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A Community Lobster Boil in Rochester Inspires Me To Throw a Lobster Feast

I's like to enjoy my lobster boil right here. Well, even i if I do it in my back yard, I can still have the Hamptons appeal, without the ocean. This is an image from The Big Book of The Hamptons (Assouline publishing).

I’d like to enjoy my lobster boil at a table like this, from The Big Book of The Hamptons (Assouline publishing).

September to me means lobster! Yes, every year in September, one of our local nonprofit groups — the Rochester Junior Women’s Club — hosts a drive-thru lobster boil!

This year, the event runs Sat., Sept. 27. The boil will  benefit Crittenton Hospital Medical Center Foundation, Meadow Brook Theatre, The Rainbow Connection, The Rochester Hills Museum at Van Hoosen Farm and Older Persons’ Commission (OPC). These hard-working women have sold more than 25,000 lobsters in the past 15 years!

Flown in that morning from New England, the seafood is fresh and each lobster runs from 1 to 1 ¼ pounds each — delish! All cooked (or not), each lobster runs only $19. What a deal, and all for a great cause!

So what’s an interior designer to do but think about lobster not only as something delicious to eat, but also the whole lobster appeal, the experience, the sand, the surf, the New England coastal vibe, that rich red-orange color of the lobster’s shell.

Oh, what I'd give to be in the Hamptons now! This image is from The Big Book of the Hamptons (Assouline). I may not have the ocean for my Michigan Lobster Boil, but I'll certainly set a great table that's inspired by this one!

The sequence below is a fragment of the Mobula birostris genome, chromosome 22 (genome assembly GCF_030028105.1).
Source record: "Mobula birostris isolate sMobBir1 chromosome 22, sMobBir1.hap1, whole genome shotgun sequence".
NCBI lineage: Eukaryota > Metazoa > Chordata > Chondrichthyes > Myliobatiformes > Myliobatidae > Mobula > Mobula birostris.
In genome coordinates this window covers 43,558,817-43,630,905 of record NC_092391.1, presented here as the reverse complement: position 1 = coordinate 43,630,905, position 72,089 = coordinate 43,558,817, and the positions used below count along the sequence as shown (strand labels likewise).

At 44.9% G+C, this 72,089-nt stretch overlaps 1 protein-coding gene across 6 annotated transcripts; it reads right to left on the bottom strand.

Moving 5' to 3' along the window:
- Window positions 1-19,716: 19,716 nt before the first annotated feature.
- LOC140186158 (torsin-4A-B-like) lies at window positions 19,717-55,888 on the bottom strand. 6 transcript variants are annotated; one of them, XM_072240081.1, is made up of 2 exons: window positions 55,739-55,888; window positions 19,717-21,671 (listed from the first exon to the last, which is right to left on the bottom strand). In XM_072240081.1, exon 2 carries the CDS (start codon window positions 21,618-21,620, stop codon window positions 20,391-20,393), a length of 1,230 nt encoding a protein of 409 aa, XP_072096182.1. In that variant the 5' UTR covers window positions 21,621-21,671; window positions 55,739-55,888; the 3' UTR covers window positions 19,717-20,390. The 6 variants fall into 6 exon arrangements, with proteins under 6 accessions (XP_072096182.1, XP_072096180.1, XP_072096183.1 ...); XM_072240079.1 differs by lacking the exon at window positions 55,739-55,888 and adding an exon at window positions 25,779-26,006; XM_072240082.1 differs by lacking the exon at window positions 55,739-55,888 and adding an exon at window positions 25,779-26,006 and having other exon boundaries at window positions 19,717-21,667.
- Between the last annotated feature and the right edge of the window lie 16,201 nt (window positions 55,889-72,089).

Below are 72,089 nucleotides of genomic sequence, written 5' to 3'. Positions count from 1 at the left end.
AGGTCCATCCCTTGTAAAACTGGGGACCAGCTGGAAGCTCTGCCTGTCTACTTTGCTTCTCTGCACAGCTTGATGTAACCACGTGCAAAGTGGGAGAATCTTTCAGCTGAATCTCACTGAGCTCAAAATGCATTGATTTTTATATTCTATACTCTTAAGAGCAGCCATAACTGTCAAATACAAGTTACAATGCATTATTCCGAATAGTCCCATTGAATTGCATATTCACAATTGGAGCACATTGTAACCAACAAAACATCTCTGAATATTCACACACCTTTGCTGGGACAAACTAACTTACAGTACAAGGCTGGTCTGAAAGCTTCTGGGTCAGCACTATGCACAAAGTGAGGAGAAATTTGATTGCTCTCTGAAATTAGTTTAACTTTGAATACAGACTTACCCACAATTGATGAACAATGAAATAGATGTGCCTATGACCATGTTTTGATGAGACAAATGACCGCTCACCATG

Oh, what I’d give to be in the Hamptons now! This image is from The Big Book of the Hamptons (Assouline). I may not have the ocean for my Michigan Lobster Boil, but I’ll certainly set a great table that’s inspired by this one!

It gets me thinking about a book that a friend shared with me recently, “The Big Book of the Hamptons,” published by Assouline. Wow. Just paging through the huge coffee table tome takes me directly seaside … to lobster boils, salty air, cedar shake and white clapboard homes, beadboard, green dune grass and so much more. Check out the two photos, here, from the book. Wouldn’t you like to set (or sit at) a table like this for a lobster boil? I’m going to get the coral lobster and crab plates from World Market (shown in photo below). Love them!

The upcoming lobster boil also takes me right back to my summer A-List, which features coastal-cool home items.

As for the lobster, I always order extra so that I can make leftover soups! I’ve used recipes from both Ina Garten and Ellie Krieger. Ina’s “Lobster Corn Chowder” is delish – I make it a little lighter, using less cream than what the recipe calls for. Also, Ellie’s “Cioppino” (fish stew) is beyond good. My son, Matt, and I love to make this. It’s quick and easy and so delicious.  We use the lobster shells and add halibut fillet (it doesn’t have to be halibut, could be cod or sea bass), shrimp and scallops. So consider ordering more lobsters than you’ll eat, so you can whip up some soup (freeze it, and enjoy later this fall!).

lobster dishes

If you live in metro Detroit and are interested in ordering a lobster for pick-up (either cooked or not — and the cooked lobsters will stay HOT for up to two hours in their wrapper), it’s easy.  Just fill out your order online at http://rjwc.org/wordpress/shop  soon. Or contact (248) 722-3377, (248) 941-0164, email Hdurbin007@gmail.com.

If you love lobster and coastal-style dining, share with us your experience!

 

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